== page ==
The Medical Student Guide to Physician Entrepreneurship

The Medical Student Guide to Physician Entrepreneurship

Some of you might have taken my advice to a premed, and, despite your misgivings, are now medical students.

Being a medical student is an all consuming experience. Consequently, having the time and energy to pursue an entrepreneurial career or side gig at the same time is a challenge, particularly since we need more entrepreneurial medical schools and interprofessional entrepreneurship. That's just one of many problems facing medical schools.

Fundamentally, to be a physician entrepreneur you will need education, resources, networks, mentors, access to experience, peer to peer support and non-clinical career guidance. Here is your career planning guide.

Unfortunately, future doctors are not being educated and trained to win the 4th industrial revolution. How many will graduate with these work of the future skills?

Here are five key traits you should start developing as a medical student.

Some other key attributes are :

1. Mindset :Innovation starts with the right mindset.

2. Talent.

3. Opportunity.

4. Luck.

5. Knowledge, skills and attitudes. Unfortunately, doctors get duped into thinking that getting an MBA gives them the right to call themselves physician entrepreneurs. More often, they are trained to be managers. Here's how to be a physician entrepreneur despite your MBA.

6. Networks and becoming part of the expanding network universe.

7. Mentors and sponsors and knowing the difference and how to find them.

8. Resources.

9. Experience. Here are some tips on how to get started as a physician entrepreneur.

10. Emotional internal motivation.

11. Social and emotional support networks.

12. A sandbox where they can play and experiment with the right leadership, structure and processes.

13. Humility. A learning mindset requires humbleness.It requires a willingness to admit "I don't know".

14. Coming down off the mountain. What got you to where you are now won't get you to where you want to go.

15. Finding your blind spots.

16. Making it personal but not taking it personally.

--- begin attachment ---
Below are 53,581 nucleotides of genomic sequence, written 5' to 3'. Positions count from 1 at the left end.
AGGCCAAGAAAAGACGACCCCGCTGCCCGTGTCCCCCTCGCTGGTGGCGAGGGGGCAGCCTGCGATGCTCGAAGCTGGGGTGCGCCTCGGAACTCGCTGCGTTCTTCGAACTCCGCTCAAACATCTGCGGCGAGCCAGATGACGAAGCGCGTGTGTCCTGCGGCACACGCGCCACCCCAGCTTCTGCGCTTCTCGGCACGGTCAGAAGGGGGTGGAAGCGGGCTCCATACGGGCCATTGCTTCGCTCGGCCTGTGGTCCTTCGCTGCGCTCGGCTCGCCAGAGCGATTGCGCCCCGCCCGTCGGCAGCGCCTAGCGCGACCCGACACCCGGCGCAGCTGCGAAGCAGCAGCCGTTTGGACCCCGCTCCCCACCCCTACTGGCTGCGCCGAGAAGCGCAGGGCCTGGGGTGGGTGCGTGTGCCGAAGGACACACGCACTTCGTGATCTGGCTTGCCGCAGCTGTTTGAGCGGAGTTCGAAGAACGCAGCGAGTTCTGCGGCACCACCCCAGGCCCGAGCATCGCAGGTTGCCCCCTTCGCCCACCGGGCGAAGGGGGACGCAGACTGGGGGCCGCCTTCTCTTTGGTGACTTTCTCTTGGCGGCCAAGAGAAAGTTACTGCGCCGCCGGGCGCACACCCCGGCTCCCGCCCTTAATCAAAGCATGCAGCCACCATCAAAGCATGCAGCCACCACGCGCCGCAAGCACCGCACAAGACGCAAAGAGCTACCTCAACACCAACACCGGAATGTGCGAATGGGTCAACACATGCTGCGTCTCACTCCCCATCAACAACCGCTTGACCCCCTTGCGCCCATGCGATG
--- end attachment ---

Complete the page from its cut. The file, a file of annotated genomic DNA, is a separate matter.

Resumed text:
17. A personal brand.

18. At first, be a problem seeker not a problem solver.

19. Entrepreneurial habits.

20. Strategic thinking.

If you are a medical student, you might be thinking about quitting or not doing a residency. Think twice before quitting or becoming a drop out doc. It's called physician entrepreneur for a reason.

Here is some more advice about how to progress along your physician entrepreneurial pathway and the things you can do now in medical school and what to consider when it's time to pick a residency if you are interested in entrepreneurship

Good luck and be sure to learn from your inevitable failures. The entrepreneurial mindset is not the same as the clinical mindset. However, much like how clinical judgement comes from mistakes and experience, business judgement results from the same things.

Arlen Meyers, MD, MBA is the President and CEO of the Society of Physician Entrepreneurs on Twitter@ArlenMD and Co-editor of Digital Health Entrepreneurship.

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  • Christopher Mitchell

    It takes more than a great idea to get seed money.

  • Robert Johnson

    Be prepared for some tough times

  • Kerry McVey

    It's a great feeling to have created something that we know is helping save lives.

  • Christopher Shaw

    Excellent piece

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Arlen Meyers, MD, MBA

Former Contributor

Arlen Meyers, MD, MBA is a professor emeritus of otolaryngology, dentistry, and engineering at the University of Colorado School of Medicine and the Colorado School of Public Health and President and CEO of the Society of Physician Entrepreneurs at He has created several medical device and digital health companies. His primary research centers around biomedical and health innovation and entrepreneurship and life science technology commercialization. He consults for and speaks to companies, governments, colleges and universities around the world who need his expertise and contacts in the areas of bio entrepreneurship, bioscience, healthcare, healthcare IT, medical tourism -- nationally and internationally, new product development, product design, and financing new ventures. He is a former Harvard-Macy fellow and In 2010, he completed a Fulbright at Kings Business, the commercialization office of technology transfer at Kings College in London. He recently published "Building the Case for Biotechnology." "Optical Detection of Cancer", and " The Life Science Innovation Roadmap". He is also an associate editor of the Journal of Commercial Biotechnology and Technology Transfer and Entrepreneurship and Editor-in-Chief of Medscape. In addition, He is a faculty member at the University of Colorado Denver Graduate School where he teaches Biomedical Entrepreneurship and is an iCorps participant, trainer and industry mentor. He is the Chief Medical Officer at and and Chairman of the Board at GlobalMindED at, a non-profit at risk student success network. He is honored to be named by Modern Healthcare as one of the 50 Most Influential Physician Executives of 2011 and nominated in 2012 and Best Doctors 2013.

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